Perfumery Terms

What is Molecular Distillation in Perfumery?

In perfumery, distillation is an overarching term for the process of extracting essential oils and aromatic components from plant materials.  When we refer to “molecular” distillation, we are specifically referring to a reduced pressure procedure used for the additional purification of chemicals/oils.  In this case, essential oils that are used in creating fragrance blends.

Molecular distillation was created to get the molecules evaporating to pass a short distance before condensing so the reference to this special form of “short path” distillation process is also used. Molecular distillation is considered the safest mode of separation to purify thermally unstable molecules and compounds with high boiling points and low volatility. This means the free path of the molecule is achieved by high vacuum. The liquid film on the heated surface under high vacuum produces vapors and then each molecule is condensed individually, and the distillate is collected. 

How Does Molecular Distillation Work?

Molecular distillation works as a great liquid-liquid separation technology under high vacuum. Aromatic essential oils are oily liquids that contain a lot of different components which can be overpowering and could confuse the dominant odor that needs to be achieved. In these situations, a molecular distillation is used to get a cleaner, finer end product. Molecular distillation is prominent with the advantages of low temperature treatment and high vacuum application to help concentrate and refine essential oils.

Why Would It Be A Better Aromatic Option To Use Molecular Distillation?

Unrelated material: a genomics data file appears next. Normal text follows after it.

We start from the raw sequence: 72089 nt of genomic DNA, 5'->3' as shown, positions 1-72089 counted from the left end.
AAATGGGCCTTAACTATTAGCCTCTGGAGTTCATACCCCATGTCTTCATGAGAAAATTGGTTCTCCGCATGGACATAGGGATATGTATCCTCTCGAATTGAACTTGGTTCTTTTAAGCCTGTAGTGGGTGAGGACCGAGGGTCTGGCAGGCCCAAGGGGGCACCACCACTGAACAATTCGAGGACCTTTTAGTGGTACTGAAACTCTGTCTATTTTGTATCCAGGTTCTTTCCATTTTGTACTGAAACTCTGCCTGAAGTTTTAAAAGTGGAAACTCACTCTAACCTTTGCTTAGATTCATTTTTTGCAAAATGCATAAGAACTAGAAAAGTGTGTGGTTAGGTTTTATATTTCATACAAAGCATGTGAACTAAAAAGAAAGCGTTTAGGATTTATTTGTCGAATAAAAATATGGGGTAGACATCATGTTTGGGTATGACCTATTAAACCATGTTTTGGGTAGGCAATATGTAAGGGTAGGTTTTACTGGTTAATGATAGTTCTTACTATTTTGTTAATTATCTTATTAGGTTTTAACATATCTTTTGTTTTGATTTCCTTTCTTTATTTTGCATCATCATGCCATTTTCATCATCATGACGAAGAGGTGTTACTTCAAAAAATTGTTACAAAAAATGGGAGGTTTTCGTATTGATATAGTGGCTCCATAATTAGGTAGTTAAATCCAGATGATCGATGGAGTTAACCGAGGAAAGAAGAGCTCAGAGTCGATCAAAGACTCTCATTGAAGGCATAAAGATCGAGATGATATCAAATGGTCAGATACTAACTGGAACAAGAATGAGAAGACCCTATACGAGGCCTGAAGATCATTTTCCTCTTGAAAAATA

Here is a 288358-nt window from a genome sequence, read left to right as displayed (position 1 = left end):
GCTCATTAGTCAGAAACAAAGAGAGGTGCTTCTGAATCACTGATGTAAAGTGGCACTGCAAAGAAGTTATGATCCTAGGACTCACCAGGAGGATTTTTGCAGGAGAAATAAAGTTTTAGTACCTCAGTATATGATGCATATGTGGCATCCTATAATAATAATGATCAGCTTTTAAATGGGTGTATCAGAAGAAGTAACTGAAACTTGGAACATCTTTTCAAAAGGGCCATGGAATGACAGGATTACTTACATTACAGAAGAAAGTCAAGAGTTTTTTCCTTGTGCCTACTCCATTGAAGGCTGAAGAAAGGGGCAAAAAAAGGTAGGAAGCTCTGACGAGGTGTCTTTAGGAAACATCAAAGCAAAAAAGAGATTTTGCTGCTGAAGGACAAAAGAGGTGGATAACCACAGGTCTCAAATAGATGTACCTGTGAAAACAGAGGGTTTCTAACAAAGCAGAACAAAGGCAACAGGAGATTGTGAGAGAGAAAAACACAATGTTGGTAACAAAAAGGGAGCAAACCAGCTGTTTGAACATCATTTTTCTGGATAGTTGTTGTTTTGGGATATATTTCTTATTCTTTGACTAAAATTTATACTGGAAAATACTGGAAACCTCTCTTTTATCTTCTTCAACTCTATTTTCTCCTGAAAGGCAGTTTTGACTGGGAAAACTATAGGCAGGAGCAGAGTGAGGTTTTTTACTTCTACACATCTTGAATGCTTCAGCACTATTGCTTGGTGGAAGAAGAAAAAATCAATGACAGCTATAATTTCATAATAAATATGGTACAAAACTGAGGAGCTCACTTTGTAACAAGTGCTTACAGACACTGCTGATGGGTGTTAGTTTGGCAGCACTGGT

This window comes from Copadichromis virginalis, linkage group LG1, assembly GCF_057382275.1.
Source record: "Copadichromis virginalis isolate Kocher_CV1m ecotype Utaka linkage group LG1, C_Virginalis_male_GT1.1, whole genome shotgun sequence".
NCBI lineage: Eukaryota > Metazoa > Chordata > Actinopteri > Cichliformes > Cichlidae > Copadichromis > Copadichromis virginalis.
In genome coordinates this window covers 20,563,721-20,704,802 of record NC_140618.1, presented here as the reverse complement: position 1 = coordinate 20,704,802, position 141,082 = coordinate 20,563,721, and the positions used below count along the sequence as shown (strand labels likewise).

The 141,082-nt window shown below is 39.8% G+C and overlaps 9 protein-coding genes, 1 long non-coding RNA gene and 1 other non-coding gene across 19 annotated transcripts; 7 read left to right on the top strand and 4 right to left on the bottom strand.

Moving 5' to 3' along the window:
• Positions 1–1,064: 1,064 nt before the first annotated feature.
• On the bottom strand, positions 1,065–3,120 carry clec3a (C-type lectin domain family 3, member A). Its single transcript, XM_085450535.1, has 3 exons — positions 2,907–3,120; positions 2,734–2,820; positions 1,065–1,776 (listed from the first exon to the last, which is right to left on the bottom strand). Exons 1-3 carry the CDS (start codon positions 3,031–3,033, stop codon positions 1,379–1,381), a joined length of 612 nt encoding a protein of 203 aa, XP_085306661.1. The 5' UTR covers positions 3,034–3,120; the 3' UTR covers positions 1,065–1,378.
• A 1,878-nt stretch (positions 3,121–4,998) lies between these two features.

The benefit of molecular distillation is mainly the concentration of oil and the strong aroma that is achieved through this short-term process. Molecular distillation is industrially used for the purification of oils, and it can be the best option for fragrances obtained through essential oils. One advantage is it minimizes the loss of thermal decomposition, a continuous process of collecting distillate. In the separation of the oil’s components by weight it also allows contaminants to be reduced. 

High-valued essential oils like lavender, eucalyptus, tea tree and other floral oils, all contain fragrance components that play strategic roles in perfume development so it can be critical to extract the aromatic elements efficiently and effectively.  As an example, rose essential oil has a long-chain alkane that could be separated out by molecular distillation, which can enhance the strength of the aroma.

Interestingly enough, the process of molecular distillation also plays a role in the food industry. It is used in the separation of vitamins and polyunsaturated fatty acids, for materials that are extremely heat sensitive, and the separation of strong spices.  

Purification and concentration are the overall advantages when performing distillation with this extraction method.

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